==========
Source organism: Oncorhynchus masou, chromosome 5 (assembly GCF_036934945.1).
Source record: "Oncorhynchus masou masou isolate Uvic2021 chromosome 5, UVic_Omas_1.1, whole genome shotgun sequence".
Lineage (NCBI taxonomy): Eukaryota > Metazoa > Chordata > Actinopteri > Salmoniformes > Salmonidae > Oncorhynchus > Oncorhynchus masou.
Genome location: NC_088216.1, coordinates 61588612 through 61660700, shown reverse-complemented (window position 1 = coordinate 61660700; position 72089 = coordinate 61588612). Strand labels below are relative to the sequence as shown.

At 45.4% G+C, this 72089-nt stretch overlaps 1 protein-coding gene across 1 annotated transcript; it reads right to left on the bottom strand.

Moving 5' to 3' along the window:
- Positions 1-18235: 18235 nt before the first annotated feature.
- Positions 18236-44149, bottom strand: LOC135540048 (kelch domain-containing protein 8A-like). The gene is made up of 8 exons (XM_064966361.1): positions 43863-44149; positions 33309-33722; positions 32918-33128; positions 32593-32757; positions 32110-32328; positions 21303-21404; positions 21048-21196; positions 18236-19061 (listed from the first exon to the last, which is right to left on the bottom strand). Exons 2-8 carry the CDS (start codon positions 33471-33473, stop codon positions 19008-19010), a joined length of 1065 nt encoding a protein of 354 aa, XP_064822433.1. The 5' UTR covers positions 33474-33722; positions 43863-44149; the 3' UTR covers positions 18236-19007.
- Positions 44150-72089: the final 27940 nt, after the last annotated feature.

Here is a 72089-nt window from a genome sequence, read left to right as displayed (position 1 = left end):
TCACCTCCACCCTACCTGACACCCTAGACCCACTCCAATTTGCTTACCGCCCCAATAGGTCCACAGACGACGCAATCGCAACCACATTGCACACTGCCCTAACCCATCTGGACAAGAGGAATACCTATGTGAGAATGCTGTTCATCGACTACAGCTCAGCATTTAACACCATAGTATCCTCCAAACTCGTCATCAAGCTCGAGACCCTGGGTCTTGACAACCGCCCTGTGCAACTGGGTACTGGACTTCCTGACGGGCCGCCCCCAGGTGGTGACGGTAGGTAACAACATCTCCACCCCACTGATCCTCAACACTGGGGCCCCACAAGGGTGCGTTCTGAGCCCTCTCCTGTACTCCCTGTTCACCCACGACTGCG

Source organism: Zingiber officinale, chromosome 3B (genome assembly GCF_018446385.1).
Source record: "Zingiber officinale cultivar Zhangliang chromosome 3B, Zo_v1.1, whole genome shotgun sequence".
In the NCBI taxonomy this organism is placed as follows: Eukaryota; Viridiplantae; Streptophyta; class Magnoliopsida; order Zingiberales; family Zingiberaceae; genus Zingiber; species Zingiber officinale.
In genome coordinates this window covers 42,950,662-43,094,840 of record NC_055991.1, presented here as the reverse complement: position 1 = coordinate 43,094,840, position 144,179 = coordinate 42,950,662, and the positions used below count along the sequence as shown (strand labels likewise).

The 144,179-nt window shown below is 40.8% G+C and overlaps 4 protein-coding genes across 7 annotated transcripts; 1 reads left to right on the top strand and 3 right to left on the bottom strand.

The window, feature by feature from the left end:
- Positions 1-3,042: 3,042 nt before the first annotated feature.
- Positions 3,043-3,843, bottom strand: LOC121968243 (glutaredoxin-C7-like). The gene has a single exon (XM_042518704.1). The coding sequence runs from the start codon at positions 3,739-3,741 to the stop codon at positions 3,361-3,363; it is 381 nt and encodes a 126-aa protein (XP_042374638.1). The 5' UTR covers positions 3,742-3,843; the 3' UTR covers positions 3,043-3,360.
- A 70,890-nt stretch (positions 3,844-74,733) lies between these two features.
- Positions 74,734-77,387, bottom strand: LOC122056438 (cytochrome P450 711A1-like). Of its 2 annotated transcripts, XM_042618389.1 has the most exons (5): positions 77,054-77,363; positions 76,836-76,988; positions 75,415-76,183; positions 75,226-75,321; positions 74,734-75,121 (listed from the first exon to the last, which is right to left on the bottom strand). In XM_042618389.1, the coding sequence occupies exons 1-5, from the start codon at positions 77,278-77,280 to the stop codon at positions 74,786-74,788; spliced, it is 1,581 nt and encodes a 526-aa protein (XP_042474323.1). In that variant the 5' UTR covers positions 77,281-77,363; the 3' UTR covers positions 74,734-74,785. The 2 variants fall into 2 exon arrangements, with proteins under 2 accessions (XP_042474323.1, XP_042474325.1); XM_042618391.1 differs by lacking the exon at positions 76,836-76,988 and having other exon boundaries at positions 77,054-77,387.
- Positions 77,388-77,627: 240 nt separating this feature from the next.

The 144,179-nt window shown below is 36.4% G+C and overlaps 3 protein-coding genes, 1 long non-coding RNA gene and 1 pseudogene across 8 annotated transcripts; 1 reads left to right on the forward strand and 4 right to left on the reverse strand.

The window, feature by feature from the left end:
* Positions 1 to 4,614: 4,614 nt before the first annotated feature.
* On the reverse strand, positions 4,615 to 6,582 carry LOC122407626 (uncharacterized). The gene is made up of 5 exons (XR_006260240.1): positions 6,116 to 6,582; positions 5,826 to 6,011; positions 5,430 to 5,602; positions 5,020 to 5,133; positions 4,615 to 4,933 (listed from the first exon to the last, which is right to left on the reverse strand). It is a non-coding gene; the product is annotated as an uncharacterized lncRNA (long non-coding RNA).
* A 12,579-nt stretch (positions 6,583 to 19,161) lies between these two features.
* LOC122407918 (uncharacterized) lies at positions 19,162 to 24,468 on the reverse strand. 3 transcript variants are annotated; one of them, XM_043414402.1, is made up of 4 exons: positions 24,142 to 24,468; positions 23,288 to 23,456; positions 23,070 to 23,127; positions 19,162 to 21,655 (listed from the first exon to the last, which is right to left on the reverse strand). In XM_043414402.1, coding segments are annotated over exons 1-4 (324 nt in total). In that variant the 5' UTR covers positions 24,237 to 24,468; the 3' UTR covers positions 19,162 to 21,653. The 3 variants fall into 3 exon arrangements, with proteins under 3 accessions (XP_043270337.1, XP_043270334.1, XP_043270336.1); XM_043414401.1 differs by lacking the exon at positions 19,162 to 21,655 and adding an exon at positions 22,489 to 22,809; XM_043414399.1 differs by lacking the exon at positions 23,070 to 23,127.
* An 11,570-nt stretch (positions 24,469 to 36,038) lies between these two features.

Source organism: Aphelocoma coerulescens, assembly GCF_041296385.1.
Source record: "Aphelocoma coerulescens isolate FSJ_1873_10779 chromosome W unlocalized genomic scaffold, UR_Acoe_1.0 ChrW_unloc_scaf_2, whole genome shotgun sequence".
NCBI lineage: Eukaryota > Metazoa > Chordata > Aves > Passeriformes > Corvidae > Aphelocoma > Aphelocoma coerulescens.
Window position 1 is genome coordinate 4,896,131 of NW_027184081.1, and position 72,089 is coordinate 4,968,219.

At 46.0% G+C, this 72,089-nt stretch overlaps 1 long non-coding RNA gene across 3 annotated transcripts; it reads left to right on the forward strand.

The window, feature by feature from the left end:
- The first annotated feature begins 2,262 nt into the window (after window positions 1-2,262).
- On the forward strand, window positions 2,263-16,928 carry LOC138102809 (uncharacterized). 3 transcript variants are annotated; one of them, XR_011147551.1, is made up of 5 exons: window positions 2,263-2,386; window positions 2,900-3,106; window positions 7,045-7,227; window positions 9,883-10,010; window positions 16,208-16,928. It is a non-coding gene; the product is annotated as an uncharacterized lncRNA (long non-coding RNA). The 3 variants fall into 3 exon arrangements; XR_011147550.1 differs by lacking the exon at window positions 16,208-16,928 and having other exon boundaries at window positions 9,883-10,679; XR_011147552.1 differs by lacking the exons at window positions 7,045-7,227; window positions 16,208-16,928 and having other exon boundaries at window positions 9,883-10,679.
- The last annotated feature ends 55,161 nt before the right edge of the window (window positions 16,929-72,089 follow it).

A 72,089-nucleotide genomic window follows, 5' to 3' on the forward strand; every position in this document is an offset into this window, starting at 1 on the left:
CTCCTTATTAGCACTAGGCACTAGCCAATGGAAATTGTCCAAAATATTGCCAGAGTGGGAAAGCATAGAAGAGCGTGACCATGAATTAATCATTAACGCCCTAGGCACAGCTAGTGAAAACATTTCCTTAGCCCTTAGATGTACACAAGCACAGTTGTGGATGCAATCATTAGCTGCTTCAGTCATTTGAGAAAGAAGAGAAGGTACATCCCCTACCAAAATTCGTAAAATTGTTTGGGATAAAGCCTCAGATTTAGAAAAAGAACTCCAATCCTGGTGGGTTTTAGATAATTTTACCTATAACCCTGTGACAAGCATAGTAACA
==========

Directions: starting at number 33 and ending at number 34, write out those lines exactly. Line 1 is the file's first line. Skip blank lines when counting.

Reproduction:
Window position 1 is genome coordinate 4,896,131 of NW_027184081.1, and position 72,089 is coordinate 4,968,219.

At 46.0% G+C, this 72,089-nt stretch overlaps 1 long non-coding RNA gene across 3 annotated transcripts; it reads left to right on the forward strand.